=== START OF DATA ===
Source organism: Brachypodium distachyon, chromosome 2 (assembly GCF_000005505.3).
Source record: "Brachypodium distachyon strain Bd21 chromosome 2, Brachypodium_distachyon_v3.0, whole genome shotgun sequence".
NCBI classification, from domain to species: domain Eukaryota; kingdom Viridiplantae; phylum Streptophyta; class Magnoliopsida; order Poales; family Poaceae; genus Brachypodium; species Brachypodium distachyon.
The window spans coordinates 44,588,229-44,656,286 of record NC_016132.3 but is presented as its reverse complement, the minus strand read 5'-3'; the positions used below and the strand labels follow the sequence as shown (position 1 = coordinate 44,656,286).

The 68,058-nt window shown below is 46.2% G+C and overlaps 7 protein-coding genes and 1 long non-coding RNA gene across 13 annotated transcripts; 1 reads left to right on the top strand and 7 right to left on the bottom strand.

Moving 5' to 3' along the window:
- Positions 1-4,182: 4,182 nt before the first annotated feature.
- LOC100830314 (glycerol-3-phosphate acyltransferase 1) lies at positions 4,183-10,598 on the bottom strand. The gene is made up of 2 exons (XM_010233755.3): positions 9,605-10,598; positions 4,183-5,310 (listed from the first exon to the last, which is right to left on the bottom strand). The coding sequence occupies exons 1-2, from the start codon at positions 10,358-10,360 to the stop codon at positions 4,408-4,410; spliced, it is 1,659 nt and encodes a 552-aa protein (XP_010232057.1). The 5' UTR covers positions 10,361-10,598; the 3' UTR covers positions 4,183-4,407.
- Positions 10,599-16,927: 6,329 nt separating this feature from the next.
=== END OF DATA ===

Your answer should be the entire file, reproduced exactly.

Source organism: Brachypodium distachyon, chromosome 2 (assembly GCF_000005505.3).
Source record: "Brachypodium distachyon strain Bd21 chromosome 2, Brachypodium_distachyon_v3.0, whole genome shotgun sequence".
NCBI classification, from domain to species: domain Eukaryota; kingdom Viridiplantae; phylum Streptophyta; class Magnoliopsida; order Poales; family Poaceae; genus Brachypodium; species Brachypodium distachyon.
The window spans coordinates 44,588,229-44,656,286 of record NC_016132.3 but is presented as its reverse complement, the minus strand read 5'-3'; the positions used below and the strand labels follow the sequence as shown (position 1 = coordinate 44,656,286).

The 68,058-nt window shown below is 46.2% G+C and overlaps 7 protein-coding genes and 1 long non-coding RNA gene across 13 annotated transcripts; 1 reads left to right on the top strand and 7 right to left on the bottom strand.

Moving 5' to 3' along the window:
- Positions 1-4,182: 4,182 nt before the first annotated feature.
- LOC100830314 (glycerol-3-phosphate acyltransferase 1) lies at positions 4,183-10,598 on the bottom strand. The gene is made up of 2 exons (XM_010233755.3): positions 9,605-10,598; positions 4,183-5,310 (listed from the first exon to the last, which is right to left on the bottom strand). The coding sequence occupies exons 1-2, from the start codon at positions 10,358-10,360 to the stop codon at positions 4,408-4,410; spliced, it is 1,659 nt and encodes a 552-aa protein (XP_010232057.1). The 5' UTR covers positions 10,361-10,598; the 3' UTR covers positions 4,183-4,407.
- Positions 10,599-16,927: 6,329 nt separating this feature from the next.